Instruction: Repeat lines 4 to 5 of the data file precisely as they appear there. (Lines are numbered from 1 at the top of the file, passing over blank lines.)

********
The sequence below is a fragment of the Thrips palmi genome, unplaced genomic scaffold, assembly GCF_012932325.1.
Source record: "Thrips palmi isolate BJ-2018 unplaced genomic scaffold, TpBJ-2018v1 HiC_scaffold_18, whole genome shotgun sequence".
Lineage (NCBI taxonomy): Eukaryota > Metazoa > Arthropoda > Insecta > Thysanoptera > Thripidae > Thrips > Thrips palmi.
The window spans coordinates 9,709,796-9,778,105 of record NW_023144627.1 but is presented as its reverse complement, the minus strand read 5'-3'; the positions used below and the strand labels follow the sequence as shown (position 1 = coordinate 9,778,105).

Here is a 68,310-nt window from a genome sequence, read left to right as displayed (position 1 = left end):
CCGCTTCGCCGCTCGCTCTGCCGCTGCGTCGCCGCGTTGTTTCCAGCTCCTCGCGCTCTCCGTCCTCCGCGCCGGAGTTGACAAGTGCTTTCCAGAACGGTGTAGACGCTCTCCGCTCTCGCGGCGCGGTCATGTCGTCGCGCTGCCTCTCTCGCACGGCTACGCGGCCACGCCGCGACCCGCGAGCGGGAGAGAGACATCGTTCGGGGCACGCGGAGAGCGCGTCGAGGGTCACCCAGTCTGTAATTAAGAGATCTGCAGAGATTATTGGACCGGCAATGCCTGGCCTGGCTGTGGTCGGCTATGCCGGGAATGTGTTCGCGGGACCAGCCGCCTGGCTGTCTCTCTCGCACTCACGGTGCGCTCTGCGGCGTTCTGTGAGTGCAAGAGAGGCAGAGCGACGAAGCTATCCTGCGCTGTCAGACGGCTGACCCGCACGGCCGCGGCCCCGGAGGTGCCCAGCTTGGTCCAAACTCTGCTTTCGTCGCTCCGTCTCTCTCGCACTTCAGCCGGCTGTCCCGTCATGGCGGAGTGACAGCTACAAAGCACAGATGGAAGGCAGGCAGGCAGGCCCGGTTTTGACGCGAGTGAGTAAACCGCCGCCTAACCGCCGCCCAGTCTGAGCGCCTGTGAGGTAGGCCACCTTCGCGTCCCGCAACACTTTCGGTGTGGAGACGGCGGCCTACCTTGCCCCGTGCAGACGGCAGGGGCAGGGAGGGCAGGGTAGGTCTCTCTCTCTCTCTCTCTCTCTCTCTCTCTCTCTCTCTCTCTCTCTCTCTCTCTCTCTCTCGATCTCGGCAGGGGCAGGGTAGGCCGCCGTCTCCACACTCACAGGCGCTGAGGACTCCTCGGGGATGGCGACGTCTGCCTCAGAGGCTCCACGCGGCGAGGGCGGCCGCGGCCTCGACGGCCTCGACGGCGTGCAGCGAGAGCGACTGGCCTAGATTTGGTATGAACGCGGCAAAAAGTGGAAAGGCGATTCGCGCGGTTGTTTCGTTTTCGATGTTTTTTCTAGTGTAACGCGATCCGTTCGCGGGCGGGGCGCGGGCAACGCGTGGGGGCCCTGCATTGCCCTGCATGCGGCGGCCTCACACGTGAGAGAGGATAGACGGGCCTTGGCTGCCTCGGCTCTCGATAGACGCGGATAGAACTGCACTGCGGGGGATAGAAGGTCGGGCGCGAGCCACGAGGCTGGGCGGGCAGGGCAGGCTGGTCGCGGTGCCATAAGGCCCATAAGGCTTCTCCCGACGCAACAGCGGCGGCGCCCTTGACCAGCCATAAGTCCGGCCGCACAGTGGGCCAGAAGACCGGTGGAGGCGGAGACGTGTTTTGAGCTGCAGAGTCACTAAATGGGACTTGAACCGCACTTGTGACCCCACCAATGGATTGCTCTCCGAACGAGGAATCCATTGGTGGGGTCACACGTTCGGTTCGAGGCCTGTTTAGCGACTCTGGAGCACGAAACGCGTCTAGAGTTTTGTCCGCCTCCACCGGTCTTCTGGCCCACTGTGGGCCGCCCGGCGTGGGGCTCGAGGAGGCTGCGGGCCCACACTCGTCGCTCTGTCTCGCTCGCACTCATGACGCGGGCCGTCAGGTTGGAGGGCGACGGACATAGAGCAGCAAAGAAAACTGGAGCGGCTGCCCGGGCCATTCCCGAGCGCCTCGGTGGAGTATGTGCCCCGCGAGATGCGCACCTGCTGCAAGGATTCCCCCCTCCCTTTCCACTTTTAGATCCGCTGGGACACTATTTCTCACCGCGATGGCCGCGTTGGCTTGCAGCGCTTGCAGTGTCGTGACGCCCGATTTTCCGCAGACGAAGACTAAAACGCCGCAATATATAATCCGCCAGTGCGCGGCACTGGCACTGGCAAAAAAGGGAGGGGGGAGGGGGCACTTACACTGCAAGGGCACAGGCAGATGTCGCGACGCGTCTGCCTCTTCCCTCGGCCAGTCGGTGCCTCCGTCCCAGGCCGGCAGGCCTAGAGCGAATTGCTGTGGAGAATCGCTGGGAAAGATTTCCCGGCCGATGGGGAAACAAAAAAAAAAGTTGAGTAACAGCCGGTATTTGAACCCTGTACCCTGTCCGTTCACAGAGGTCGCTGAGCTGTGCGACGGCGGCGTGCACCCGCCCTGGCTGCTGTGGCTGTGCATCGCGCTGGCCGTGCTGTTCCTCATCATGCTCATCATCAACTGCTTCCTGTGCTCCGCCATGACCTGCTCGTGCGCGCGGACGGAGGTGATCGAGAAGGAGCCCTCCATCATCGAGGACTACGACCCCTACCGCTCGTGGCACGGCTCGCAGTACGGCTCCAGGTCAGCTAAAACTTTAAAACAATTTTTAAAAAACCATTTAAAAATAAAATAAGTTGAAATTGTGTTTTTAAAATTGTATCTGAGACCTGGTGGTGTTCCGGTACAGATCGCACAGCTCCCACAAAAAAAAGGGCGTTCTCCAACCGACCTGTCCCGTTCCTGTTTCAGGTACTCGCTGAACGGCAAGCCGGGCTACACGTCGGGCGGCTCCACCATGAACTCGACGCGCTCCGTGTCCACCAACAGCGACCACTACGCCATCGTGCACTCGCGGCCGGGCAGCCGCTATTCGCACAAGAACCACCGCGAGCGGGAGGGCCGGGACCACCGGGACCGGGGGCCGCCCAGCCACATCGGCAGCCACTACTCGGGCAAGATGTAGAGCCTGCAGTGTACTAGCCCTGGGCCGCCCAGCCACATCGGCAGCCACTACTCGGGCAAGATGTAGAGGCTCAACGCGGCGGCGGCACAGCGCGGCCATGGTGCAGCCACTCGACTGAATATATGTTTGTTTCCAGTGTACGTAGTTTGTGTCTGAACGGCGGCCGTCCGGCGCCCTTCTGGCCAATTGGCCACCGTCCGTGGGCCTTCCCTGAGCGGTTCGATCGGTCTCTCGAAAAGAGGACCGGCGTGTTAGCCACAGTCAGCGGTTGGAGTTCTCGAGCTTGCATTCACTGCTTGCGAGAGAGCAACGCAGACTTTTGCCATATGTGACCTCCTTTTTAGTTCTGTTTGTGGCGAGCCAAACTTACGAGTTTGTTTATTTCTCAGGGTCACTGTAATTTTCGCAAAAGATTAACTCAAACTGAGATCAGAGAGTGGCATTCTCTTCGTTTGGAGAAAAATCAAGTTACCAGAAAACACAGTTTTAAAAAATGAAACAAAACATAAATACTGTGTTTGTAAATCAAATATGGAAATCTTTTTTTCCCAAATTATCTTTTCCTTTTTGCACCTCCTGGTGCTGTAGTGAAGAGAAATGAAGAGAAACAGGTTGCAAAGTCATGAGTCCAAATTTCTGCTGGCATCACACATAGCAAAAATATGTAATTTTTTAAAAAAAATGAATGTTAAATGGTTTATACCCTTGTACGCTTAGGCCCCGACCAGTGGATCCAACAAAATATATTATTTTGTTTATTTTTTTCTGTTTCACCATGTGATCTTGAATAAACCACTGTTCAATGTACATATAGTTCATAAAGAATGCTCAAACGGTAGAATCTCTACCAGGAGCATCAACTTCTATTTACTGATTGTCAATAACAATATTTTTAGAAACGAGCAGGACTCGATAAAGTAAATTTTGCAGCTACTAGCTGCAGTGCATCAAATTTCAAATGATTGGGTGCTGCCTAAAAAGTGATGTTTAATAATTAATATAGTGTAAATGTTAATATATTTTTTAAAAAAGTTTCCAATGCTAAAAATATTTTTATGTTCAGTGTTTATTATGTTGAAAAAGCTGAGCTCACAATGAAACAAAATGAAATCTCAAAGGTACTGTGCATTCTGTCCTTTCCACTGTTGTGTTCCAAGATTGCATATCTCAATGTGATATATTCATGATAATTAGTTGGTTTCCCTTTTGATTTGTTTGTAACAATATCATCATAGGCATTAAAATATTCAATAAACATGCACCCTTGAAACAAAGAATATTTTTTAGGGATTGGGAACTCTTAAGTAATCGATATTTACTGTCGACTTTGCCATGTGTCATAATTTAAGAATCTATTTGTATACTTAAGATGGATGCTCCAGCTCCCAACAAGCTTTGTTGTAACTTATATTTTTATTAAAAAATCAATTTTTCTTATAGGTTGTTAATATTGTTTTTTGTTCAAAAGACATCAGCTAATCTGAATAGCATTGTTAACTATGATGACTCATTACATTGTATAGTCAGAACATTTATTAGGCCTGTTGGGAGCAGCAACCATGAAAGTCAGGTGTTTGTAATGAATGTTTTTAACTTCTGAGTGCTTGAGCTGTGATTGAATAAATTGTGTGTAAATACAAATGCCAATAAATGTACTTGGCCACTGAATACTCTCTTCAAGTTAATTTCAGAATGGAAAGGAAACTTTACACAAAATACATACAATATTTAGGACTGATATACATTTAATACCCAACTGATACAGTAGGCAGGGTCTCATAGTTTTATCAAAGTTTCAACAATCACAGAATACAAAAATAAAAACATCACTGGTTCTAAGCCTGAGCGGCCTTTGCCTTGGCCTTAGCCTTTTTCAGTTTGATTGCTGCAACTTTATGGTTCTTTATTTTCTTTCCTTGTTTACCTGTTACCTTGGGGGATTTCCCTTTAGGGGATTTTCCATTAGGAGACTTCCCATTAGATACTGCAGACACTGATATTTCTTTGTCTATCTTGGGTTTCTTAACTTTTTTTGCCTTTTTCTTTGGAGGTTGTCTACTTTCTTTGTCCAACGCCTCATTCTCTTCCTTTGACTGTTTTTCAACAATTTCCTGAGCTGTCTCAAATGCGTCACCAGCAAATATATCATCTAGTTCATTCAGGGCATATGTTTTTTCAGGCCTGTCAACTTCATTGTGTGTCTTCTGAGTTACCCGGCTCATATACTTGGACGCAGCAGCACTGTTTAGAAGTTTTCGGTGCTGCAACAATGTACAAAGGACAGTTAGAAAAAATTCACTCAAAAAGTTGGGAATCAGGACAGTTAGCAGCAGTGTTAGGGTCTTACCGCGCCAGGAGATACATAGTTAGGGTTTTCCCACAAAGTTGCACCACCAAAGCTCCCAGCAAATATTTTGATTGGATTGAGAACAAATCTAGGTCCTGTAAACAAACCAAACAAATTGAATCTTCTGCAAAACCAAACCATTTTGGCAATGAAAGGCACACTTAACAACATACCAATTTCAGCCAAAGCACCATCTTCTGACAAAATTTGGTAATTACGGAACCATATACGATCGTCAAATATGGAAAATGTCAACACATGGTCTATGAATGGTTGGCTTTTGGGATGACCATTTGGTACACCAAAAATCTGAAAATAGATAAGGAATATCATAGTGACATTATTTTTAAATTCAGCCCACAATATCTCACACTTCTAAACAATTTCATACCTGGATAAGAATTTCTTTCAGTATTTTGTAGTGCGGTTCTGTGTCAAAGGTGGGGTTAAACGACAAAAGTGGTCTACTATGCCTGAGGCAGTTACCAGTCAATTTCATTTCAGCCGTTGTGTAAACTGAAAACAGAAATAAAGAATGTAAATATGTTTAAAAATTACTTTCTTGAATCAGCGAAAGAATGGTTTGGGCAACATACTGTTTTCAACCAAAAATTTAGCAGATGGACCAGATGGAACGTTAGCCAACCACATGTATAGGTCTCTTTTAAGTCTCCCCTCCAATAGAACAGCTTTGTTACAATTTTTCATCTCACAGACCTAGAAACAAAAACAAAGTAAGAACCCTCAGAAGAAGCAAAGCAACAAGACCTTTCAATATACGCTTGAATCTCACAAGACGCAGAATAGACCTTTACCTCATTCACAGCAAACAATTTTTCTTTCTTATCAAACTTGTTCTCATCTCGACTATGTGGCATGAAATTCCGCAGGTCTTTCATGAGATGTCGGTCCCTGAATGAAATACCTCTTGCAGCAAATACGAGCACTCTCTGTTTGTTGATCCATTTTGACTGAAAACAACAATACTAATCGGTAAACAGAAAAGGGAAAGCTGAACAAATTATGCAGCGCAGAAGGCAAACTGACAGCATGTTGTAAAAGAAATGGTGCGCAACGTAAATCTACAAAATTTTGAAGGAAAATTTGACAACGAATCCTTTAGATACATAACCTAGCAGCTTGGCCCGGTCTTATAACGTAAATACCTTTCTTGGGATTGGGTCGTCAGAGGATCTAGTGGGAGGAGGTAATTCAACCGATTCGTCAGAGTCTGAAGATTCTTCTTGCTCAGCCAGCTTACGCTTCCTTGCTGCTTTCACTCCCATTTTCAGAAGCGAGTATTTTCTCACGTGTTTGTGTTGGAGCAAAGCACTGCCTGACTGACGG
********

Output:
The window spans coordinates 9,709,796-9,778,105 of record NW_023144627.1 but is presented as its reverse complement, the minus strand read 5'-3'; the positions used below and the strand labels follow the sequence as shown (position 1 = coordinate 9,778,105).

Here is a 68,310-nt window from a genome sequence, read left to right as displayed (position 1 = left end):